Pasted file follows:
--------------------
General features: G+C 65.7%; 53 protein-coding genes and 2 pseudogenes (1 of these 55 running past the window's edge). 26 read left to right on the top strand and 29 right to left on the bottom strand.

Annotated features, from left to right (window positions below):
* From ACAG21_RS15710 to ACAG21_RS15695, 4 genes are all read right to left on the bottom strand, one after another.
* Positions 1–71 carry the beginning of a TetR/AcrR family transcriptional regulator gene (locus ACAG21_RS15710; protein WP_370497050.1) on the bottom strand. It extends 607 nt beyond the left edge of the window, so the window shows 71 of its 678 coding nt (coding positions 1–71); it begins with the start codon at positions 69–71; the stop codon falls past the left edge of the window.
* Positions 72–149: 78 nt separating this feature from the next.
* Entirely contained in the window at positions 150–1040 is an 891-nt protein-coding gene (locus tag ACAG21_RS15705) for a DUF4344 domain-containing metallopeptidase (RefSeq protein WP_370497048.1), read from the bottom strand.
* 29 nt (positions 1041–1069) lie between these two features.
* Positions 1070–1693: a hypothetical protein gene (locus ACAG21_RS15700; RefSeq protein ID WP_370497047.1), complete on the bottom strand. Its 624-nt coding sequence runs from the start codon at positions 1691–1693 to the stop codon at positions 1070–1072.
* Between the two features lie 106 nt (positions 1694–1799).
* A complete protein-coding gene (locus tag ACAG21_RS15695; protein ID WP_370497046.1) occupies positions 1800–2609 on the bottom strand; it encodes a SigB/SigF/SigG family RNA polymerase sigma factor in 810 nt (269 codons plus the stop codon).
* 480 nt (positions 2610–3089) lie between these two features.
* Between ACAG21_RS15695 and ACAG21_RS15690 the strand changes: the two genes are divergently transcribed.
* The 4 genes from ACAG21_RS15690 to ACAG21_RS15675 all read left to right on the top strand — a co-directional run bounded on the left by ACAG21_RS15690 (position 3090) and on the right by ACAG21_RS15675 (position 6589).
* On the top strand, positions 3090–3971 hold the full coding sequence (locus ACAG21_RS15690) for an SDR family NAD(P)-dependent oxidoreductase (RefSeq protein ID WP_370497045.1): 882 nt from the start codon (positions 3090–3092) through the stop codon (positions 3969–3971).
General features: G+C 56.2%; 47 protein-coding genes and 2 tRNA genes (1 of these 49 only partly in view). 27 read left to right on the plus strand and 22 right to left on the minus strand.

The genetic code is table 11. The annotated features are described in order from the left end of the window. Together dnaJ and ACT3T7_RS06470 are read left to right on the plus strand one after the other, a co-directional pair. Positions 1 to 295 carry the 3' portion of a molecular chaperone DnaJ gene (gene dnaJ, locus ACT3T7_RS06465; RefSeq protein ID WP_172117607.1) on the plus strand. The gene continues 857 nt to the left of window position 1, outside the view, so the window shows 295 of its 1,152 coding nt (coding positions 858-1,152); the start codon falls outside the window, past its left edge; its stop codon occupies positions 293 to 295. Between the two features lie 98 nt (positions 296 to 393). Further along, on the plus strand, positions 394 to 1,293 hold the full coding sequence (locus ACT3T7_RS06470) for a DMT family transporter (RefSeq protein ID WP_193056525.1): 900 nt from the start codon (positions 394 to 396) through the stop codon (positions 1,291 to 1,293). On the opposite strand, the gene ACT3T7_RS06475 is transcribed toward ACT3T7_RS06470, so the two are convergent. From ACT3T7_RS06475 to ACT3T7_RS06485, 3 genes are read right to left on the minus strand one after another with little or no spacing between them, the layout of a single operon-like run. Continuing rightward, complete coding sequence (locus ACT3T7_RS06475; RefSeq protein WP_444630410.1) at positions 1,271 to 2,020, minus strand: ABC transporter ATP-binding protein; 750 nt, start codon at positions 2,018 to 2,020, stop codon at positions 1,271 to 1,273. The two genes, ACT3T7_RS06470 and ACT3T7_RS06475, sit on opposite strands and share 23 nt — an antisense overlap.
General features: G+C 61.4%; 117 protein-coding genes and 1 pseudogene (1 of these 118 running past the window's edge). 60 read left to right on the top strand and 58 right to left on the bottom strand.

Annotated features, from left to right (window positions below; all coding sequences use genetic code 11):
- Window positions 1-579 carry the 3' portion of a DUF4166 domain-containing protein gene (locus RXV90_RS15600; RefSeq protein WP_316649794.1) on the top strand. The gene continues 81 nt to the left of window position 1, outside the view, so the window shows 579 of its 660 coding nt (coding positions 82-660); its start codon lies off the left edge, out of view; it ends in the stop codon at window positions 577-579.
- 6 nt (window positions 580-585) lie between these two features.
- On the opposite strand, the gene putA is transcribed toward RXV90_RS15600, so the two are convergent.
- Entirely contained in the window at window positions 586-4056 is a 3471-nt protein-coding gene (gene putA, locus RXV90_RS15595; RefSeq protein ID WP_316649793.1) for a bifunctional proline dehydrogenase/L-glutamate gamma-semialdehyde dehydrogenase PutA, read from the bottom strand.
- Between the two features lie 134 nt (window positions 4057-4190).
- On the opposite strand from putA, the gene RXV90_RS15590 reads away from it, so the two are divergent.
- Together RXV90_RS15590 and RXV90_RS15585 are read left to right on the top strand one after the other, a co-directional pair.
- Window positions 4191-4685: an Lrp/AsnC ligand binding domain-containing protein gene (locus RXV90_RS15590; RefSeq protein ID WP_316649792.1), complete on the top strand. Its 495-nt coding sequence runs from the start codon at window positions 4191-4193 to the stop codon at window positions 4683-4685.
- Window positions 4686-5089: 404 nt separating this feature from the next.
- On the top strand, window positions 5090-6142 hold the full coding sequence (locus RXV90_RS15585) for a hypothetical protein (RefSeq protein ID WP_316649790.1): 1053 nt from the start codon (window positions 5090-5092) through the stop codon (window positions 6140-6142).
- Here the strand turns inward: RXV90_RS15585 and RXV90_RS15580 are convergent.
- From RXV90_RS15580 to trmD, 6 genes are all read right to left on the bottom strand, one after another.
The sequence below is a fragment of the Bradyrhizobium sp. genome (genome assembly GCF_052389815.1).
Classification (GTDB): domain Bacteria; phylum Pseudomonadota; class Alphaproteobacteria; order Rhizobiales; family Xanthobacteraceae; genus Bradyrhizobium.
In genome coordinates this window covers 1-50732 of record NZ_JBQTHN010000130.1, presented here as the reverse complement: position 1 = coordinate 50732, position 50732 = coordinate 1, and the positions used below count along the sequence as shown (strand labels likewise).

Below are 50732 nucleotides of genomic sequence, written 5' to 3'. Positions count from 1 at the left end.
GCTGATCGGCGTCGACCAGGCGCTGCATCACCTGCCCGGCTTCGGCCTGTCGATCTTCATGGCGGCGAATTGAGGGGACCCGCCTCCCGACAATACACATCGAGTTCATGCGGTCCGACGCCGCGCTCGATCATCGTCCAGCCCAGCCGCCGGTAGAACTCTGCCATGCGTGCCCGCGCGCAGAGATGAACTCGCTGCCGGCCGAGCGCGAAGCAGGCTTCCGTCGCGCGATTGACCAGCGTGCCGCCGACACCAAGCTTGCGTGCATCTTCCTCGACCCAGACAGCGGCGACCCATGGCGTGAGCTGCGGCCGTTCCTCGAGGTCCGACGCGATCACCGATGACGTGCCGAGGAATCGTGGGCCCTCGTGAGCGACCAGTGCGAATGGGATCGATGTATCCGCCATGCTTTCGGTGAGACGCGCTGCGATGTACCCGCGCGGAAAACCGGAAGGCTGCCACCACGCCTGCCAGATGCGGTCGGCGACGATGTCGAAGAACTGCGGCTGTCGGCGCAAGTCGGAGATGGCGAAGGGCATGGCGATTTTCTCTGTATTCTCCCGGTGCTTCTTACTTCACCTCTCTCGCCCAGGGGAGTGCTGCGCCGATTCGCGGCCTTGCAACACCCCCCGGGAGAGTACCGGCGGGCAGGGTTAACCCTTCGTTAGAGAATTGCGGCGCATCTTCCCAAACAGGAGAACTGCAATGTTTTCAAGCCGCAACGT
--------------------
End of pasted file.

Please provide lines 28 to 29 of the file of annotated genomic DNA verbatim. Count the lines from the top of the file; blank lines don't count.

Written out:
- On the top strand, window positions 5090-6142 hold the full coding sequence (locus RXV90_RS15585) for a hypothetical protein (RefSeq protein ID WP_316649790.1): 1053 nt from the start codon (window positions 5090-5092) through the stop codon (window positions 6140-6142).
- Here the strand turns inward: RXV90_RS15585 and RXV90_RS15580 are convergent.